Possession of methamphetamine for personal use is governed by Health & Safety Code section 11377(a). Although the code allows a violation of this section to be charged as a misdemeanor, in Kern County, the reality is that it is ALWAYS charged as a felony, even on a first offense. While being charged with section 11377 by itself will normally make the accused eligible for either PC 1000 (Drug Diversion) or Prop. 36 probation, any additional charges in the same case that are not solely drug related can render the accused ineligible for either of those programs. Additionally, the District Attorney’s Office may charge you with either Possession for Sale (H&S 11378) or Transportation (H&S 11379) in an effort to keep you out of these programs, depending on the particular circumstances of your case.

Drug cases, in particular, require the services of an experienced criminal defense attorney. Oftentimes, there are issues with the legality of the police conduct in detaining or searching the suspect that can result in the dismissal of the entire case.


Health & Safety Code Section 11377

(a) Except as authorized by law and as otherwise provided in subdivision (b) or Section 11375, or in Article 7 (commencing with Section 4211) of Chapter 9 of Division 2 of the Business and Professions Code, every person who possesses any controlled substance which is (1) classified in Schedule III, IV, or V, and which is not a narcotic drug, (2) specified in subdivision (d) of Section 11054, except paragraphs (13), (14), (15), and (20) of subdivision (d), (3) specified in paragraph (11) of subdivision (c) of Section 11056, (4) specified in paragraph (2) or (3) of subdivision (f) of Section 11054, or (5) specified in subdivision (d), (e), or (f) of Section 11055, unless upon the prescription of a physician, dentist, podiatrist, or veterinarian, licensed to practice in this state, shall be punished by imprisonment in a county jail for a period of not more than one year or pursuant to subdivision (h) of Section 1170 of the Penal Code.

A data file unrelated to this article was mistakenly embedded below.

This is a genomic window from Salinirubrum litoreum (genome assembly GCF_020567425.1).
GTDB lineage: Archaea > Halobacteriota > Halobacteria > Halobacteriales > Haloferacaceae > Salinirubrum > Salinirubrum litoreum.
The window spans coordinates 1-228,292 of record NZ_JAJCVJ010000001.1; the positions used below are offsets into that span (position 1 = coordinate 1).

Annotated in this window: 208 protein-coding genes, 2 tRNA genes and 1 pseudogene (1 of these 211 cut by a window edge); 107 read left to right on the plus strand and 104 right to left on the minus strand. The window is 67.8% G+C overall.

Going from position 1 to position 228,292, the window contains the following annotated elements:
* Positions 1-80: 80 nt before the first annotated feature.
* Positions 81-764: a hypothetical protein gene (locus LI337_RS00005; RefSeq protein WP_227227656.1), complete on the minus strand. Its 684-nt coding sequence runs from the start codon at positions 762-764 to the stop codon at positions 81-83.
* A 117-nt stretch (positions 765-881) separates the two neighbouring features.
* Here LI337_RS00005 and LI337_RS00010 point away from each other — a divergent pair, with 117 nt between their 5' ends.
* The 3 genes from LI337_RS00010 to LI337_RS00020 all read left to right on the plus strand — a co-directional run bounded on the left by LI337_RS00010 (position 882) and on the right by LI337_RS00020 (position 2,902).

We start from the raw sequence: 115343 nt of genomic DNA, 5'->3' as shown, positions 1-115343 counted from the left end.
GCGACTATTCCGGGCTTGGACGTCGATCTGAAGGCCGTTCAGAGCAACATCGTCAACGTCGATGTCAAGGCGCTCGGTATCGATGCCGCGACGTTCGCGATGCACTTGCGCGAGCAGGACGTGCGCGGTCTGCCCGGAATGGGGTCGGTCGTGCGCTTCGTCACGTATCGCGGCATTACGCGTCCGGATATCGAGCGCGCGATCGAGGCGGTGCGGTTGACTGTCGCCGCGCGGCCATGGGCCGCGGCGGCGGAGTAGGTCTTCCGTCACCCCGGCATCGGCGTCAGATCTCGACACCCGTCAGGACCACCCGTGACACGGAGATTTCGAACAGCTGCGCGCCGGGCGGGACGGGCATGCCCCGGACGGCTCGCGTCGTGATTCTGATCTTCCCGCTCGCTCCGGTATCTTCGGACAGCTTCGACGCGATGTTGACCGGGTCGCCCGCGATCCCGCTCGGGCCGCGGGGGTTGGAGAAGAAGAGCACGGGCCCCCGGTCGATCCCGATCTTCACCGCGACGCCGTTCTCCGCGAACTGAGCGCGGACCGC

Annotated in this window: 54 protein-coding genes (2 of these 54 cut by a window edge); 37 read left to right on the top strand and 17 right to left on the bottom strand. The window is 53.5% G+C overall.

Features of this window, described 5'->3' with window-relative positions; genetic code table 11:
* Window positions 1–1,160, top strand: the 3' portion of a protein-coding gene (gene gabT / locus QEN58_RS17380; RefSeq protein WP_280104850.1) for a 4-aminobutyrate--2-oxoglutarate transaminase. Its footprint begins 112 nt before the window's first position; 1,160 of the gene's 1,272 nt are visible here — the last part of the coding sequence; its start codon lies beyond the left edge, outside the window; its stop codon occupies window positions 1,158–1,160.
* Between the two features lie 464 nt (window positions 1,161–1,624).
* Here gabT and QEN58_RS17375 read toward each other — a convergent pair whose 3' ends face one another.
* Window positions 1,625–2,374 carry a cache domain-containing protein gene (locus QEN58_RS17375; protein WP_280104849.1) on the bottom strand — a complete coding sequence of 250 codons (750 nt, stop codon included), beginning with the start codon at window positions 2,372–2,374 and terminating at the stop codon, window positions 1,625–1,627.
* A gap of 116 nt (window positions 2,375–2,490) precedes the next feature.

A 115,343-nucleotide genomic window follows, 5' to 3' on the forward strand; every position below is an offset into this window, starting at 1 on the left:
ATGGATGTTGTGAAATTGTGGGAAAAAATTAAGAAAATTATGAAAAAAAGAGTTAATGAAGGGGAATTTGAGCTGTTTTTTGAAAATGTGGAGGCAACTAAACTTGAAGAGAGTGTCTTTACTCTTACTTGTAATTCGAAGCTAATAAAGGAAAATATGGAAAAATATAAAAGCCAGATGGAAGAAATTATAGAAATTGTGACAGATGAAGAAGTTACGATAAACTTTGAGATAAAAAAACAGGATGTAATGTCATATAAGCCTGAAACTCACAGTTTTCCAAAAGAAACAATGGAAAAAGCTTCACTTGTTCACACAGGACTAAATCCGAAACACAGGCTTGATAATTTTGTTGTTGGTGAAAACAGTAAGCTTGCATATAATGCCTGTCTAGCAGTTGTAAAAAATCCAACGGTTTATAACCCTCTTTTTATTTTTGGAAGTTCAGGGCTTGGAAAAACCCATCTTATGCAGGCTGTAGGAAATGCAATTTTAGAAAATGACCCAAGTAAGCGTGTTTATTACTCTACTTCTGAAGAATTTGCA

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Vehicle Code Section 23152

In California, DUI charges are normally limited to application of Vehicle Code sections 23152(a) and (b). What can be quite confusing to people charged with DUI is that often they will be charged with both subsection (a) and (b). Too many people, this creates the mistaken belief that they have been charged with two separate DUI offenses.
What most people don’t realize is that it is possible to be charged with, and even convicted of, DUI even if one’s blood alcohol content (BAC) is below 0.08 percent.

If you’ve been arrested for DUI and have not given a blood, breath, or urine sample (for whatever reason), you will most likely be charged with only section 23152(a).

If you have been arrested for DUI and have provided a blood, breath, or urine sample that shows a BAC of 0.08 percent or more, you will most likely be charged with both subsections (a) and (b) of Vehicle Code section 23152. The fact that you have been charged with both sections does not mean that you are charged with two separate
DUI offenses.

In addition to the criminal penalties that DUI convictions carry, there are administrative penalties as well with the Department of Motor Vehicles. DUI arrests require quick action on the part of the person arrested in order to protect your rights. Contact an experienced criminal defense attorney and the DMV immediately.


Vehicle Code section 23152

(a) It is unlawful for any person who is under the influence of any alcoholic beverage or drug, or under the combined influence of any alcoholic beverage and drug, to drive a vehicle.
(b) It is unlawful for any person who has 0.08 percent or more, by weight, of alcohol in his or her blood to drive a vehicle.